An artist’s rendering shows a windbot bobbing through the skies of Jupiter, drawing energy from turbulent winds there. This notional windbot is portrayed as a polyhedron with sections that spin to absorb wind energy and create lift, although other potential configurations are being investigated. Credit: NASA/JPL-Caltech
The ‘windbots’ might use turbulence for lift and to generate power.
Among designers of robotic probes to explore the planets, there is certainly no shortage of clever ideas. There are concepts for robots that are propelled by waves in the sea. There are ideas for tumbleweed bots driven by wind, rolling across Antarctica or Mars. Recently a team of engineers at NASA’s Jet Propulsion Laboratory in Pasadena, California, wondered if a probe could be buoyant in the clouds of Earth or a distant gas giant planet, like Jupiter.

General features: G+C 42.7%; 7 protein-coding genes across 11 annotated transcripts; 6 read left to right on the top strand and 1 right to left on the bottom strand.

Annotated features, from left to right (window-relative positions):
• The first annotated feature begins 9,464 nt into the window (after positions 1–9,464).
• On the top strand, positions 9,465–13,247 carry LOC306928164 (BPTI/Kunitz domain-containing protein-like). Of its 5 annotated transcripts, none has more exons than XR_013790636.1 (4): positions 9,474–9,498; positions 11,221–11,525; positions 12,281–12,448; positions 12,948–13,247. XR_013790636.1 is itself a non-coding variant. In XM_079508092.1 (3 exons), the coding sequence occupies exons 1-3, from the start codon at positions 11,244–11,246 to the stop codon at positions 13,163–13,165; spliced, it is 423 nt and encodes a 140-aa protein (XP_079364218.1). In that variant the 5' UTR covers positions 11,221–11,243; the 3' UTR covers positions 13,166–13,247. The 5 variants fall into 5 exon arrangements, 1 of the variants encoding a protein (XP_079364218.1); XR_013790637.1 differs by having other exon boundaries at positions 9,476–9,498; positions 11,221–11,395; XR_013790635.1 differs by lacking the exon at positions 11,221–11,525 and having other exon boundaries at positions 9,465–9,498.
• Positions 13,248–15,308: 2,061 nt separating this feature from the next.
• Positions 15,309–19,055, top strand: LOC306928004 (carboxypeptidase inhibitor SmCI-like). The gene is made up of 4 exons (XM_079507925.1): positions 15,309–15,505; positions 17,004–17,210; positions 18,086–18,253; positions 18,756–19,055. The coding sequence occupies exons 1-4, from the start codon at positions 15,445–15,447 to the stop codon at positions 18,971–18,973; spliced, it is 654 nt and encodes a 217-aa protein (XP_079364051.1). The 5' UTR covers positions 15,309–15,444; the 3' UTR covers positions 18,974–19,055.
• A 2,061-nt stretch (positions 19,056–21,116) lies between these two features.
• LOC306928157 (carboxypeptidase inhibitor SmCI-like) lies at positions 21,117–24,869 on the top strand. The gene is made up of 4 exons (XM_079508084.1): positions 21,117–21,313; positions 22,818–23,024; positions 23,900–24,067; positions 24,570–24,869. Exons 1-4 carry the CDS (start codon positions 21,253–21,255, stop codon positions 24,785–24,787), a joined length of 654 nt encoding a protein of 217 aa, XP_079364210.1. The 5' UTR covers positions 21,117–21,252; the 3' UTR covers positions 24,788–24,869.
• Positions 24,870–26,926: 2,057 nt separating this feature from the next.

That team has recently begun studying their question, thanks to a one-year, $100,000 study, funded by NASA’s Innovative Advanced Concepts (NIAC) program. They’re investigating the feasibility of creating a windbot, a new class of robotic probe designed to stay aloft in a planet’s atmosphere for a long time without wings or hot-air balloons. The NASA-funded study will systematically investigate how future spacecraft of this kind could stay airborne and harvest energy.
Although no mission is currently scheduled to utilize windbots, the researchers hope their study will open new avenues for atmospheric science on gas giant planets using high-mobility robotic explorers.